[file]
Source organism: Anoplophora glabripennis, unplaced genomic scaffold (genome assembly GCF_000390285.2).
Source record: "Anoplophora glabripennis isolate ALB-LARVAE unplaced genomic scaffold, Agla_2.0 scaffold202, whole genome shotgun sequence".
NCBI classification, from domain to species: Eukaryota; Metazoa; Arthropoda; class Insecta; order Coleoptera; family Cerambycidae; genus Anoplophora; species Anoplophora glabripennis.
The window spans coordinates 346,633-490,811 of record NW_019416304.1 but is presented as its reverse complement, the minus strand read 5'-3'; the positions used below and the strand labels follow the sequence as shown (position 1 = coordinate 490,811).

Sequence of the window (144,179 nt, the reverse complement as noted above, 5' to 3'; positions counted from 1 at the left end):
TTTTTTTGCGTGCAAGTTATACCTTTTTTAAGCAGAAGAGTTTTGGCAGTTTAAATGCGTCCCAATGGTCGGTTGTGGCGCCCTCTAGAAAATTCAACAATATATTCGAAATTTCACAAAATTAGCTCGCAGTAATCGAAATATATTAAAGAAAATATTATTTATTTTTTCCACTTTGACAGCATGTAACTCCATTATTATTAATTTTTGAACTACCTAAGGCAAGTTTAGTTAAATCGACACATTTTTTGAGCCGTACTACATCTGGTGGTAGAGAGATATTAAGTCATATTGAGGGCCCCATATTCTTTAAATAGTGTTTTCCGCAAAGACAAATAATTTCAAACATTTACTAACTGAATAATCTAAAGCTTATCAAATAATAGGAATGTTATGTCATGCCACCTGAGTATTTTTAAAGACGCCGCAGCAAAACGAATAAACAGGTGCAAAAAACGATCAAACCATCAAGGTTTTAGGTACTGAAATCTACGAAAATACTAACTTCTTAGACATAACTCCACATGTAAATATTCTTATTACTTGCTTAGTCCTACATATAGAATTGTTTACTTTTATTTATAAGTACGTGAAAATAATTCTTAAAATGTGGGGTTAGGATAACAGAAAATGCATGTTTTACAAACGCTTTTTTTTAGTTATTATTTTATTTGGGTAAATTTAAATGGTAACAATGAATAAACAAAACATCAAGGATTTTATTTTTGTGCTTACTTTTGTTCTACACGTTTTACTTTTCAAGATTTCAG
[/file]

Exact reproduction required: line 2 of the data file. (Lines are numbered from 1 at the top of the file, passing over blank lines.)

Source record: "Anoplophora glabripennis isolate ALB-LARVAE unplaced genomic scaffold, Agla_2.0 scaffold202, whole genome shotgun sequence".